There’s something about a perfectly placed song that makes a perfectly placed scene ten times more powerful. The following list is made up of five movies that utilized music as a tool not just to fill the silence, but to create an emotional response in the viewer. Enjoy!
Sofia Coppola’s retelling of the iconic queen’s story is a shining example of the power of a great soundtrack. The movie, despite its 18th-century setting, refuses to rely only on period music for many of its scenes. The soundtrack, like the real-life titular character, is an amalgamation of the traditional and controlled, and the decadent and boisterous. The result is a legendary soundtrack that fully captures the opulence that was Versailles during the mid 18th century. Some scenes feature the music of Vivaldi and other classical musicians, while other scenes utilize work from artists like The Cure and The Strokes. And of course, who can forget the shopping scene, featuring Bow Wow Wow’s “I Want Candy”?
Best Songs: “Natural’s Not in It” by Gang of Four; “Hong Kong Garden” by Siouxsie and the Banshees
Pulp Fiction, Quentin Tarantino’s cult classic, had a soundtrack so popular that it hit the top 25 on the Billboard charts. And for good reason- this was not your typical movie soundtrack for 1994. The movie didn’t feature music ripped from the local Top-40 station; the characters of “Pulp Fiction” dance, scheme, and sing along to music from a variety of decades. Much of the music possesses a familiar sound from unfamiliar artists. The resultant soundtrack, like the plot of the movie, has a dreamy-yet-intense quality to it, from the surf rock opener to the hazy cover of Neil Diamond’s “Girl, You’ll Be A Woman Soon.” And, lest we forget the Jack Rabbit Slim’s Twist Contest, featuring Chuck Berry’s “You Never Can Tell.”
Best Songs: “Girl, You’ll Be A Woman Soon” by Urge Overkill; “If Love Is A Red Dress (Hang Me In Rags)” by Maria McKee
Baby Driver is unique in the way its soundtrack is a definitive aspect of the movie’s plot. Ansel Elgort’s character, Baby, wears his earbuds throughout the film to drown out the tinnitus that plagues him. Often in movies, the audience listens to music that the characters are not hearing; in “Baby Driver,” the audience sees how the characters themselves are affected by the soundtrack as they move throughout their lives. The movie is decidedly set in modern times, but Baby’s music gives the movie a retro feel; additionally, he carefully chooses his music to fit the pace of his current situation- getaway drives often feature songs with hard, pounding basslines. The movie’s use of music and the music itself distinguish “Baby Driver” from other modern crime thrillers.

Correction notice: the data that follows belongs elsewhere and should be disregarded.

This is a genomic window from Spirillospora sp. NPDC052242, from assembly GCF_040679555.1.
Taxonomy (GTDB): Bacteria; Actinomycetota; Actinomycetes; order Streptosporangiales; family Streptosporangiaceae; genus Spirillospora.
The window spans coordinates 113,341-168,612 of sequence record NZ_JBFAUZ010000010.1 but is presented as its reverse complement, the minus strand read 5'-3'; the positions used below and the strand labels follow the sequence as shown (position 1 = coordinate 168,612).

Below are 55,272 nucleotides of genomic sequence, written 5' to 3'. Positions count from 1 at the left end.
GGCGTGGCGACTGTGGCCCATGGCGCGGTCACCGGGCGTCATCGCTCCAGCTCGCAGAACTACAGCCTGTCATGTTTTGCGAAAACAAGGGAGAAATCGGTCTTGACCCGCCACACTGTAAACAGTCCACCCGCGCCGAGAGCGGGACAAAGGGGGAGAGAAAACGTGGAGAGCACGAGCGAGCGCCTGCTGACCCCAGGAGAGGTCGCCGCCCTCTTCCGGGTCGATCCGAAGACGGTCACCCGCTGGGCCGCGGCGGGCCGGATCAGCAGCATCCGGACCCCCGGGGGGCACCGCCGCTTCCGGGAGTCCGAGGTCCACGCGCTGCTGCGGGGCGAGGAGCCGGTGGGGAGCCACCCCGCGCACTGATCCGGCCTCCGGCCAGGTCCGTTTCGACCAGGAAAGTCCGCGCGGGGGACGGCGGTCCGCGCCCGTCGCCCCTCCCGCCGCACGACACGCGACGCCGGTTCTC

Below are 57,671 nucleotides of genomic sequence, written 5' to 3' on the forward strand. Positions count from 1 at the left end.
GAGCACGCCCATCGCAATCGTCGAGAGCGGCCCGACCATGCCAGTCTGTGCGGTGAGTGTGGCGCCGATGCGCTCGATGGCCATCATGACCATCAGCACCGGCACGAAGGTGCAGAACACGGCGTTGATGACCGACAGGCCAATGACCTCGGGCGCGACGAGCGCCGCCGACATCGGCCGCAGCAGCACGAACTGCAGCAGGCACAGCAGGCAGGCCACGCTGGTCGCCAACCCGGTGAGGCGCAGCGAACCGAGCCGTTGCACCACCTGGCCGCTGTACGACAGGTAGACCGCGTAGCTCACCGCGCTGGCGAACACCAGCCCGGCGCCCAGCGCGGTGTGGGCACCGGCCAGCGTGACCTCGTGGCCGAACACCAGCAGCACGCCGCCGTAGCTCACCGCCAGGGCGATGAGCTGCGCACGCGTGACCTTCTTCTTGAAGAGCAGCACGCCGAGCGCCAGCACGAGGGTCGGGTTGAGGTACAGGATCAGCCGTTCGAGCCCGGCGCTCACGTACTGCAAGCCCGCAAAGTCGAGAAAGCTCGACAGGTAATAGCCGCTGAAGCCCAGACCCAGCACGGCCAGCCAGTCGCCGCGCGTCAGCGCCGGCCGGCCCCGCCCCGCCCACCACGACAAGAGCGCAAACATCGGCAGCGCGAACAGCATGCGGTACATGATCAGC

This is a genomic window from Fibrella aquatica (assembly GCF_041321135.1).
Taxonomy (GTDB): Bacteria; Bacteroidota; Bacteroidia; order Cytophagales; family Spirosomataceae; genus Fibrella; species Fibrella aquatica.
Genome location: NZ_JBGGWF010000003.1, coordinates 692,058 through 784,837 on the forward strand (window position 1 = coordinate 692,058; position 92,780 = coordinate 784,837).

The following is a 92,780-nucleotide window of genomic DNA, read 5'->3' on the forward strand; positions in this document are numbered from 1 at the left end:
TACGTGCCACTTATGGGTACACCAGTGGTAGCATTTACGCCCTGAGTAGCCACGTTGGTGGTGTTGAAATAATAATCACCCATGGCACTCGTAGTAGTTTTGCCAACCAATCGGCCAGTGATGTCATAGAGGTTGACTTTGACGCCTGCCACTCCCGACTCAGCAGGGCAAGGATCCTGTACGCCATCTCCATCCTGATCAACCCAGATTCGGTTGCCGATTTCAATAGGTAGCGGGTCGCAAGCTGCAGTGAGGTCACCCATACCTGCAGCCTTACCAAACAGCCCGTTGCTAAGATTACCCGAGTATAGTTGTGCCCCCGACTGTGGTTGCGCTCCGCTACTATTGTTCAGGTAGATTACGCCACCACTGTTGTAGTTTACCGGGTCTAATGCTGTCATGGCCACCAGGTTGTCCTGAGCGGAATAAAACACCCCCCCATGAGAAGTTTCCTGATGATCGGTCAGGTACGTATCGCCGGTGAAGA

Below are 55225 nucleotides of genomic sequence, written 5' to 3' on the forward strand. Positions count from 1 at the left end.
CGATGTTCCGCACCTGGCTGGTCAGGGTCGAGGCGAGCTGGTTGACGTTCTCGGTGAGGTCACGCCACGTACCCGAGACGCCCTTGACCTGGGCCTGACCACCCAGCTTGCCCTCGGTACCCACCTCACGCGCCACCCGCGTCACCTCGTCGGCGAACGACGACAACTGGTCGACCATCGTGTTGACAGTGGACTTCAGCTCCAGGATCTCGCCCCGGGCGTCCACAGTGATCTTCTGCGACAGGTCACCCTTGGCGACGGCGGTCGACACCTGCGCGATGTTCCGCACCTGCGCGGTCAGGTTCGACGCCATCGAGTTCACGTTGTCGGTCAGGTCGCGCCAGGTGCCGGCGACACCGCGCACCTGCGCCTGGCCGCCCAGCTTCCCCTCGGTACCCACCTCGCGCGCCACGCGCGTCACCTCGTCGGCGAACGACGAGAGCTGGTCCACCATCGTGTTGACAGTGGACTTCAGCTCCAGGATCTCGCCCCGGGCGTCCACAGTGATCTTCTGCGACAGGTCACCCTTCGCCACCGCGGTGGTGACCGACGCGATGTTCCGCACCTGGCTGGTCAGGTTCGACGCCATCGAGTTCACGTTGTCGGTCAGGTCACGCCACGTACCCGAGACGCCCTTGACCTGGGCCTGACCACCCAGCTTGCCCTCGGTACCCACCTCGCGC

Best Songs: “Bellbottoms” by The John Spencer Blues Explosion; “Hocus Pocus” by Focus
This cult film, released in 2001, contains 1980s alternative music that fits the tone of each respective scene so perfectly, it almost seems as if the plot was written around the soundtrack and not the other way around. Artists like Tears for Fears, Duran Duran, and Joy Division enhance the dark, otherworldly experiences of the teenage Donnie. One of the most memorable scenes features Tears for Fears’ song “Head Over Heels,” as the camera seamlessly moves throughout Donnie’s school hallway, subtly introducing the movie’s most pivotal characters and plot points. The song is perfectly cut to the camera movements. This soundtrack makes the list not necessarily for introducing the audience to new, unheard of music; instead, the featured songs are legendary because of their strong ties to the plot. The movie’s utilization of music is so strong and iconic that audiences are left remembering Darko’s plight each time “Mad World” plays on the radio.
Best Songs: “Under the Milky Way” by The Church; “The Killing Moon” by Echo & The Bunnymen
“Beautiful Boy” is based on a true story. The movie centers on a desperate father trying to save his college-age son from progressing drug addiction. This film is raw; there are graphic scenes of drug use and heartbreaking exchanges between Nic- the son- and his friends and family. This leads to an equally emotionally raw soundtrack, with softer songs like John Lennon’s “Beautiful Boy (Darling Boy)” contrasting with the grunge-rock of Nirvana’s “Territorial Pissings.” The soundtrack makes the list not just because of the excellent use of music to provoke an emotional response in the audience; the songs featured in “Beautiful Boy” are just genuinely phenomenal songs, many of which are by lesser-known alternative artists. For this reason, the film’s soundtrack is more than background noise; the songs featured in this movie hold up when listened to independently, which is the mark of a truly great soundtrack.
Best Songs: “Of Once and Future Kings” by Pavlov’s Dog; “Song to the Siren – Take 7” by Tim Buckley